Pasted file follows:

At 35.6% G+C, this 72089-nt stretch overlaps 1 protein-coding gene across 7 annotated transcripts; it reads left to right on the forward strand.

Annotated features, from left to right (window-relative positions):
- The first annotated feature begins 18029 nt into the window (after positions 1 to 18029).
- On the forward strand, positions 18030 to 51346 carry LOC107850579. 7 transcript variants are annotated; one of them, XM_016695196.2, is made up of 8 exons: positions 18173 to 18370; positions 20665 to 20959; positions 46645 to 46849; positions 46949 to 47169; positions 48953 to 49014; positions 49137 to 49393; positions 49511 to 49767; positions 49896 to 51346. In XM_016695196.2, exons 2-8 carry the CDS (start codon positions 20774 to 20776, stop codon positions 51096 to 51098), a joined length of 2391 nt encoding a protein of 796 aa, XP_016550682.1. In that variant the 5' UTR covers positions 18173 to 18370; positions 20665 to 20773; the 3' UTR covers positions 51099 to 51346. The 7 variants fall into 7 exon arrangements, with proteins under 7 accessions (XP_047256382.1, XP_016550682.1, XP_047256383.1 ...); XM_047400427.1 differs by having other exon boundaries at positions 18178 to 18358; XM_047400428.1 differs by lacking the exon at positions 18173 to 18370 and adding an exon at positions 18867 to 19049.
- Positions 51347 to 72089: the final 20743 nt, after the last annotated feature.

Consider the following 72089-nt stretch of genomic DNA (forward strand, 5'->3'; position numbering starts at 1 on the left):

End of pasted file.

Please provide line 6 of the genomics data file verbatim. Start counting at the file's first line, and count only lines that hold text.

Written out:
Consider the following 72089-nt stretch of genomic DNA (forward strand, 5'->3'; position numbering starts at 1 on the left):